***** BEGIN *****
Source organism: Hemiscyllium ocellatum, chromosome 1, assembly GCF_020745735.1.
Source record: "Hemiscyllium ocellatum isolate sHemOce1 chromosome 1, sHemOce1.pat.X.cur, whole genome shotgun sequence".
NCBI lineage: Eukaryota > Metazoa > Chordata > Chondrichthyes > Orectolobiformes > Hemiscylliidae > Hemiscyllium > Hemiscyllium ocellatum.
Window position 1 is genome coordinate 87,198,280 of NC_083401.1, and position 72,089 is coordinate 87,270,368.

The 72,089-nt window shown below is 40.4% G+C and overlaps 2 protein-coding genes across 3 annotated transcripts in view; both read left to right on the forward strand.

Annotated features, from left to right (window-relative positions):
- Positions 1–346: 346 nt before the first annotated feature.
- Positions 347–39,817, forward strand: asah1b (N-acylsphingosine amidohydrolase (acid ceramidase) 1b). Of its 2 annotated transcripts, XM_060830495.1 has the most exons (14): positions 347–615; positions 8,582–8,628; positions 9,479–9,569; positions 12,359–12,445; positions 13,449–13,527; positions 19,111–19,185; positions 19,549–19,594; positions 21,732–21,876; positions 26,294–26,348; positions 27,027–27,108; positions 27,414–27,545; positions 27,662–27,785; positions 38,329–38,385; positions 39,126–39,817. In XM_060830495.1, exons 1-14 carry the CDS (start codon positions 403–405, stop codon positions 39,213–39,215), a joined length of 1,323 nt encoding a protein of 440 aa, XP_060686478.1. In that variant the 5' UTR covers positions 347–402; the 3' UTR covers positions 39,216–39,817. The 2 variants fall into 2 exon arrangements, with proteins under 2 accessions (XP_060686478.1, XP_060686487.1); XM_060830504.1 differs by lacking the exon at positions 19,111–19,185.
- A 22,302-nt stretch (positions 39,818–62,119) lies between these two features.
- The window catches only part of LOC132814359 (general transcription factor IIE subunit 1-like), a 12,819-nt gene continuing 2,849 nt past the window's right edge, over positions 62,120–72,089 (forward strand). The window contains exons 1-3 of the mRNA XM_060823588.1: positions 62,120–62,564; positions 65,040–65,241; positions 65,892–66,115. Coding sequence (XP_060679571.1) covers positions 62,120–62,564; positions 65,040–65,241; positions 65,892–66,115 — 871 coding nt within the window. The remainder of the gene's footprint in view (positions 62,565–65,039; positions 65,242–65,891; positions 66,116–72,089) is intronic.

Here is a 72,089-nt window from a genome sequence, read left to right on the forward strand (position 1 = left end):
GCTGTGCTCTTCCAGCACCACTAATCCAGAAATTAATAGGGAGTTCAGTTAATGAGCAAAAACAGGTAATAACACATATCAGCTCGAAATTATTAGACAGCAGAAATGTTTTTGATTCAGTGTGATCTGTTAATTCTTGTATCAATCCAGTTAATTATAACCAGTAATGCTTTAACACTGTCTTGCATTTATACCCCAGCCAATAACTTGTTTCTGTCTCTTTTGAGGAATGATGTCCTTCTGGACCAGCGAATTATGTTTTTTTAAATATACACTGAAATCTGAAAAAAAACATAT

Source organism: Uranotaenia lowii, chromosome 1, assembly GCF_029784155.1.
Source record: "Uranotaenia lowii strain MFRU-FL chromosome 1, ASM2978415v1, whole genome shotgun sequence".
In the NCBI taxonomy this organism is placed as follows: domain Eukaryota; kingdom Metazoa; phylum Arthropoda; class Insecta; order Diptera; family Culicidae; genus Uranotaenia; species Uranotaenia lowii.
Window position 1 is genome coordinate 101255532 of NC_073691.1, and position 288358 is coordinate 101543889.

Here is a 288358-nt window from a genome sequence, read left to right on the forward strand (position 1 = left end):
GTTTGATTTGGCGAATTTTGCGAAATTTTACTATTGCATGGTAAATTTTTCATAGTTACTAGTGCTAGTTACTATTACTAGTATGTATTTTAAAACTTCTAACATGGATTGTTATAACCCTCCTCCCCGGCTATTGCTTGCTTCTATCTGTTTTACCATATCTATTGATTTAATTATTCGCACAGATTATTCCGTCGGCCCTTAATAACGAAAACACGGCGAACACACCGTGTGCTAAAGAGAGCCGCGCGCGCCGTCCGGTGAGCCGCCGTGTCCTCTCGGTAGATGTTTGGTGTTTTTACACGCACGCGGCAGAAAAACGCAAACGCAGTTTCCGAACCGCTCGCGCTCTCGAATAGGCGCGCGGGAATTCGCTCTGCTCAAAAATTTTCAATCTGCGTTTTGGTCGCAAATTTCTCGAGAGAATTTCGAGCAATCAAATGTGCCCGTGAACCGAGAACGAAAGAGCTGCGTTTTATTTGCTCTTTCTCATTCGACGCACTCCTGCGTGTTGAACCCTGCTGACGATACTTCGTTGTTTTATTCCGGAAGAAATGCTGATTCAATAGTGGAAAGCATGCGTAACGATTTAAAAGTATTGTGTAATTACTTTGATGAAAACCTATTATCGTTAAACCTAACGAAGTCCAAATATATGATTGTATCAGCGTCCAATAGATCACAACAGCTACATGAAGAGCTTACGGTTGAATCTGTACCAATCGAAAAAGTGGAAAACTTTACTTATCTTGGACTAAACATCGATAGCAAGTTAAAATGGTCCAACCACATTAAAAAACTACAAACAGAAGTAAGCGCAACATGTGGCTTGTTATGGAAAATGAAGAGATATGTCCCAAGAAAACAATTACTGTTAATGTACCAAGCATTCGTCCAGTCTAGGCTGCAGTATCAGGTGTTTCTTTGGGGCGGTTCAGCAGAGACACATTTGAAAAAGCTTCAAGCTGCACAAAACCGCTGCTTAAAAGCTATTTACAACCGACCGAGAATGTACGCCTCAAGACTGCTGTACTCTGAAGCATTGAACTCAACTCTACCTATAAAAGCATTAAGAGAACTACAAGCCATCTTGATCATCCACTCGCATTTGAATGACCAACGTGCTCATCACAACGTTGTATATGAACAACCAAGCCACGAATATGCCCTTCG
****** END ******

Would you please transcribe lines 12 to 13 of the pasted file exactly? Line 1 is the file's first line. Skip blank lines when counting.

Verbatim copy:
GCTGTGCTCTTCCAGCACCACTAATCCAGAAATTAATAGGGAGTTCAGTTAATGAGCAAAAACAGGTAATAACACATATCAGCTCGAAATTATTAGACAGCAGAAATGTTTTTGATTCAGTGTGATCTGTTAATTCTTGTATCAATCCAGTTAATTATAACCAGTAATGCTTTAACACTGTCTTGCATTTATACCCCAGCCAATAACTTGTTTCTGTCTCTTTTGAGGAATGATGTCCTTCTGGACCAGCGAATTATGTTTTTTTAAATATACACTGAAATCTGAAAAAAAACATAT

Source organism: Uranotaenia lowii, chromosome 1, assembly GCF_029784155.1.